Immunisation is to the toxin rather than the bacterium. It is produced by a phage infecting the bacterium rather than encoded on bacterial DNA
- Corynebacterium diphtheria and occasionally C. ulcerans.
- Fatality rates between 5% and 10%
- Releases an exotoxin that blocks protein synthesis
- Toxin gene is encoded by a bacteriophage
- Mild cases can go undiagnosed
- Gram positive, club-shaped, non-motile rods
- They grow at angles forming V,L,W shapes "Chinese letter shapes"
- Grows best with oxygen at 37 degrees
- Exotoxin only produced by those with the relevant phage
- Exotoxin has two components A and B as described below
- Toxin acts as an RNA translational inhibitor
- 535 residues, 58 kDa exotoxin whose active form consists of two
polypeptide chains linked by a disulphide bond
- Causes local tissue necrosis
- Toxaemia and paralysis due to demyelinating peripheral neuritis
- Cardiac failure due to myocarditis.
- Those bacteria infected with the corynephage beta produces an A-B toxin
- The A component is an ADP ribosyl transferase that binds to eukaryotic elongation factor 2 blocking protein synthesis
- The B component directs the toxin to the oropharynx, heart and nerve cells
- Spread by direct physical contact
- Breathing aerosolized secretion from an infected person
Clinical (IP is 2-4 days)
- Pharyngitis - grey dirty pseudomembrane is visibly composed of fibrin and dead cells and there is associated lymphadenopathy producing a "bull neck"
- Nasal, laryngeal and pharyngeal mucosa affected
- Can lead to airway obstruction and stridor
- Sore throat, fever, malaise
- Heart failure, heart block and arrhythmias
- Cranial nerve palsies: diplopia, dysarthria, dysphagia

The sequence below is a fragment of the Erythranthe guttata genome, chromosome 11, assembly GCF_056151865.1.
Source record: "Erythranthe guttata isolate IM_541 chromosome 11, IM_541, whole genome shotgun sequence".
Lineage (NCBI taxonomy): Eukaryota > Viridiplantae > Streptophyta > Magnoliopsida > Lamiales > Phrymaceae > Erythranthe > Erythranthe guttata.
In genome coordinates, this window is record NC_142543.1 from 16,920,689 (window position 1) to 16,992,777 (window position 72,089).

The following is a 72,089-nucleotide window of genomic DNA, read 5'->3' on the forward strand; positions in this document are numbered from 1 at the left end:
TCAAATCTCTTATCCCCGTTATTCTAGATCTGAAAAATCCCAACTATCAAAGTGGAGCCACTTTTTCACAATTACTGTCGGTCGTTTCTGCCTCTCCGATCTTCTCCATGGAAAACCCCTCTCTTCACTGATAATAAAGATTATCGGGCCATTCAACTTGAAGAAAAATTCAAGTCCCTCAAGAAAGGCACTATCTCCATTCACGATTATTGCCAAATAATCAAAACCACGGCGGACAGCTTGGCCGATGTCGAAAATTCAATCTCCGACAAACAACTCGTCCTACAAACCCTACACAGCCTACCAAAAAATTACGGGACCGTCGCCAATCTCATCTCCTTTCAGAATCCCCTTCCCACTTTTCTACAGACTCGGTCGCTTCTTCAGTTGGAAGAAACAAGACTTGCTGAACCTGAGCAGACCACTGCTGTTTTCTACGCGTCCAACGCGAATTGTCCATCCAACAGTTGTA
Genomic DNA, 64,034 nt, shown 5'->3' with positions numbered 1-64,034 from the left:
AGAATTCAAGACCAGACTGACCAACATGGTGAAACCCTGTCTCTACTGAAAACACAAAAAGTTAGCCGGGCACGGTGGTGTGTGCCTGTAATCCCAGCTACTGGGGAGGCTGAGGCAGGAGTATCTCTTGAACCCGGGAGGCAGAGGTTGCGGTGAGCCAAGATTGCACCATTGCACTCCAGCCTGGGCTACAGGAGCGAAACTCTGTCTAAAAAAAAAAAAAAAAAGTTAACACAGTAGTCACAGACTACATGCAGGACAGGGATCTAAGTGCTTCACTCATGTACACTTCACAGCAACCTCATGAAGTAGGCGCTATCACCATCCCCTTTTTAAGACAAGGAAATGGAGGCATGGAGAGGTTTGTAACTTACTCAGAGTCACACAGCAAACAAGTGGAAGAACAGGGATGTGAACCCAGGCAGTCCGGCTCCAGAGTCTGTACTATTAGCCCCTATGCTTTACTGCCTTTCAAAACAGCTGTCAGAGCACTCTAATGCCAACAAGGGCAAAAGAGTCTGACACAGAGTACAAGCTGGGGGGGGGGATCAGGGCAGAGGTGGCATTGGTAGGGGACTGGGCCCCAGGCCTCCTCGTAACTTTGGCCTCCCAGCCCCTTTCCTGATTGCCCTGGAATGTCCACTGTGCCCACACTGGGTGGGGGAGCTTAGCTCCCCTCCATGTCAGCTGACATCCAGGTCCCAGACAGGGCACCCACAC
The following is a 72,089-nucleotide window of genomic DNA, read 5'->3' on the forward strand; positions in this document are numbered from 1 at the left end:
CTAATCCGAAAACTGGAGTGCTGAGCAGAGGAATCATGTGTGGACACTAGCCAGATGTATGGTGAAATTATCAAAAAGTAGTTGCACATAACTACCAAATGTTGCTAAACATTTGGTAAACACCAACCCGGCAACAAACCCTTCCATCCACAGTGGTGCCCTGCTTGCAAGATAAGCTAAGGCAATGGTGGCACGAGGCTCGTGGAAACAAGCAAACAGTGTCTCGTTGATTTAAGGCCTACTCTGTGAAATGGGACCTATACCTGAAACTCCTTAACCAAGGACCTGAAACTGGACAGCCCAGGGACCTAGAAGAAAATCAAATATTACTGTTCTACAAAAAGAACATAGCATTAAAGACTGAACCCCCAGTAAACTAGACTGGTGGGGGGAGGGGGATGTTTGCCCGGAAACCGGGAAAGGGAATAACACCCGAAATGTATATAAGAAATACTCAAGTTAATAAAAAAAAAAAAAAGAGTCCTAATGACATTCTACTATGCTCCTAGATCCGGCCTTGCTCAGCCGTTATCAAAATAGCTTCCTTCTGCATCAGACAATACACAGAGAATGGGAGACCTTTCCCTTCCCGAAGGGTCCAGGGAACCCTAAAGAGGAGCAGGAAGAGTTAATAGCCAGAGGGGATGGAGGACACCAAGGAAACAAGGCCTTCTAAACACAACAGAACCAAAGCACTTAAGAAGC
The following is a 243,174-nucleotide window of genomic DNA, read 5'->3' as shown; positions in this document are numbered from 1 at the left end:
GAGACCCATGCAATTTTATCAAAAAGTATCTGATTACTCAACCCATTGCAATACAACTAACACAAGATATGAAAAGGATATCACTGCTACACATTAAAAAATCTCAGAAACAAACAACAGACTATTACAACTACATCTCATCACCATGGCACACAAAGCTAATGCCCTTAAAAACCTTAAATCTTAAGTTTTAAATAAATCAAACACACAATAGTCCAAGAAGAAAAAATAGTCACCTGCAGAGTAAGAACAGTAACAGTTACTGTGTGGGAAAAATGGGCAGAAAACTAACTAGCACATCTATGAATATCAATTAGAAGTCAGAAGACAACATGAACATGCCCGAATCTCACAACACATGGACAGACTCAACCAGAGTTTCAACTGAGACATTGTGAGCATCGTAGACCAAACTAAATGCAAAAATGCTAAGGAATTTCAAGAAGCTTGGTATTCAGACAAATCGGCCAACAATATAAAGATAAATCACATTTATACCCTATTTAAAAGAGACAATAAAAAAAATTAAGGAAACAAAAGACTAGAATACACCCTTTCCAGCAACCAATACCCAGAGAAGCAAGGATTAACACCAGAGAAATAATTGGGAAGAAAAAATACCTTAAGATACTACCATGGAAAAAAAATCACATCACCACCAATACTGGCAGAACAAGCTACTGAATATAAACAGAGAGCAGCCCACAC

- Myocarditis and cardiac dysfunction - bradycardia, chest pain
- Laryngeal nerve palsy - hoarseness
- Grows on Hoyle's media (Blood tellurite) producing black colonies reducing tellurite to tellurium. An alternative is the Tinsdales medium with added horse serum.
- There are 3 types - gravis (worst), intermedius, mitis (best) which suggest the severity of disease caused and can be separated by haemolysis and appearance
- Biochemical testing for catalase, urease, nitrate, pyranzinamidase, cystinase
- Test for toxin production using Elek test using antitoxin
- Serotyping and bacteriophage typing
- Culture of swabs from larynx/pharynx
- ECG/Monitor - heart block and arrhythmias
- Echocardiogram to assess LV function
Diphtheria was eradicated from much of the developed world by mass vaccination in the mid-20th century
- ABCs. Bed rest. Telemetry. Isolation and treatment of the index case
- Diphtheria antitoxin produced from hyperimmune horse serum:
neutralises any toxin not fixed to tissue but can cause anaphylaxis
- Give Amoxicillin or Erythromycin for two weeks and treat contacts
- Remove membrane by laryngoscopy or bronchoscopy to prevent airways obstruction.
- All contacts should also be immunised or given a booster dose of toxoid. Booster doses are required every 10 yrs to maintain immunity